Gas prices are dropping, but are consumers taking notice? With prices swelling beyond $5 a gallon at one point, many consumers are relieved to see gas prices retreat. In fact, prices at the pump have been in decline for 30 days now. It’s got investors asking two questions: Why are gas prices dropping and will it continue?
The main answer to the first question is oil.
Not only has the price of oil gone down, but global oil production has also improved. In March the price of crude oil was $130.50 per barrel when it hit its high. However, just a month ago, crude prices had climbed back to a high of $123.68. When the Consumer Price Index (CPI) report was released on Wednesday, it showed higher-than-expected inflation. Energy prices are a big driver for the CPI report and given the big rebound in oil and the rise in gas prices, no wonder the inflation numbers were hot.
Since then though, we’ve seen prices retreat. At this week’s low, oil prices were down more than 26% from the June high. As a result, investors have seen the Energy Select Sector SPDR Fund (NYSEARCA:XLE) suffer a 29.8% peak-to-trough decline.
We’ve seen gas prices dropping more recently as well — you may have even noticed on your commute. That reflects the decline in energy prices, as well as the likely lower demand for driving now that the Fourth of July holiday is over. Don’t forget how many people were traveling over the long weekend, with many opting to drive.
Can We See $4 a Gallon With Gas Prices Dropping?
So what does the future show for gas prices? While there’s still plenty of uncertainty, Patrick De Haan, the head of petroleum analysis at GasBuddy, believes that prices will continue to fall. He said, “Barring any unexpected refinery issues, hurricanes, and geopolitical changes, we could see the national average fall under $4 per gallon by mid-August.”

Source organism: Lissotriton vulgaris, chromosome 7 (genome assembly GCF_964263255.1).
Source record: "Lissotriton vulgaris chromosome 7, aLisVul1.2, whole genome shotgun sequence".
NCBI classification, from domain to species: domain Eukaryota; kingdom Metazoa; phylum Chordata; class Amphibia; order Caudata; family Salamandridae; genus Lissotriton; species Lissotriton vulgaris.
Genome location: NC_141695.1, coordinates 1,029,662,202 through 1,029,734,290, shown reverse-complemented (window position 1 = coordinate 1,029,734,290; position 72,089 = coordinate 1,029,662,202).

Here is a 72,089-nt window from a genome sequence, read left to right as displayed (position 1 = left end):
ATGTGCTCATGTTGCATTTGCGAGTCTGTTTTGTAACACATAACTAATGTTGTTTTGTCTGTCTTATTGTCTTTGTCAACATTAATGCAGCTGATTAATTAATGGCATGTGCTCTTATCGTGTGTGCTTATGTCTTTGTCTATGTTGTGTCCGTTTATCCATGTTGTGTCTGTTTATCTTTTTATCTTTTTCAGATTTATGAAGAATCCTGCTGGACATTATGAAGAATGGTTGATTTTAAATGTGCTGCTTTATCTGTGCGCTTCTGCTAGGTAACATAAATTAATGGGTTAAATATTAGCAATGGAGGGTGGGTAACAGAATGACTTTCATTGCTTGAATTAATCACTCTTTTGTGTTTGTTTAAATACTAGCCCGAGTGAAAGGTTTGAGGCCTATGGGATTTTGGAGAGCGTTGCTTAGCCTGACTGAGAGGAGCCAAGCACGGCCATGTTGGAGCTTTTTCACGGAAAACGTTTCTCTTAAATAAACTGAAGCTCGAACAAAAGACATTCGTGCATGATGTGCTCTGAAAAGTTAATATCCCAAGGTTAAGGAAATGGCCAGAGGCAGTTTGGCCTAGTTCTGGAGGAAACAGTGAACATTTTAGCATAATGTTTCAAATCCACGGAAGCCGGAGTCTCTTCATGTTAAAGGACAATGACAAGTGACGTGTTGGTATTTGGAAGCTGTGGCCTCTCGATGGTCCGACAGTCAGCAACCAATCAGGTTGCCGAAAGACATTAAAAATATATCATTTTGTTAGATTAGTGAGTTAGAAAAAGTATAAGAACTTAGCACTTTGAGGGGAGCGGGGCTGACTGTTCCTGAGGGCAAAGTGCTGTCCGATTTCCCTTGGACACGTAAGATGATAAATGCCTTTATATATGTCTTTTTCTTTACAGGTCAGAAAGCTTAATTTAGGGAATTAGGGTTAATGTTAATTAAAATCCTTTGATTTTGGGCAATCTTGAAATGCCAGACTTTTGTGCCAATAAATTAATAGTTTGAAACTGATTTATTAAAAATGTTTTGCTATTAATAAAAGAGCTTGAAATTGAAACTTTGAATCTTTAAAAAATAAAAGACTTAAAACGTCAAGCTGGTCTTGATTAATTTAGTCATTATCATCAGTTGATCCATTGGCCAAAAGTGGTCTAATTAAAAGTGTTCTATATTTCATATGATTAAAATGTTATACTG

Specifically, De Haan believes that gas could drop to $3.99 by Aug. 14. As long as oil prices keep going down, gas stations should start lowering prices 1 cent or 2 cents every couple days.
In July 2021, gas prices averaged $3.15 a gallon across the country. While down from the $5.02 average consumers saw not all that long ago, the current $4.61-per-gallon average is still quite a bit higher than a year ago. However, if De Haan’s prediction comes to fruition, consumers will likely rejoice if and when they see prices start with a “3” next to the dollar sign.
Further, the U.S. Energy Information Administration (or EIA) estimates that prices will average $4.05 a gallon this year.
Through the first six month of the year, that average was $4.11 a gallon. Given the recent spike in prices though, consumers will need to see gas prices dropping later this year for that estimate to pan out.
For what it’s worth, the EIA estimates gas prices will average $3.57 a gallon in 2023.
On the date of publication, Bret Kenwell did not have (either directly or indirectly) any positions in the securities mentioned in this article. The opinions expressed in this article are those of the writer, subject to the InvestorPlace.com Publishing Guidelines.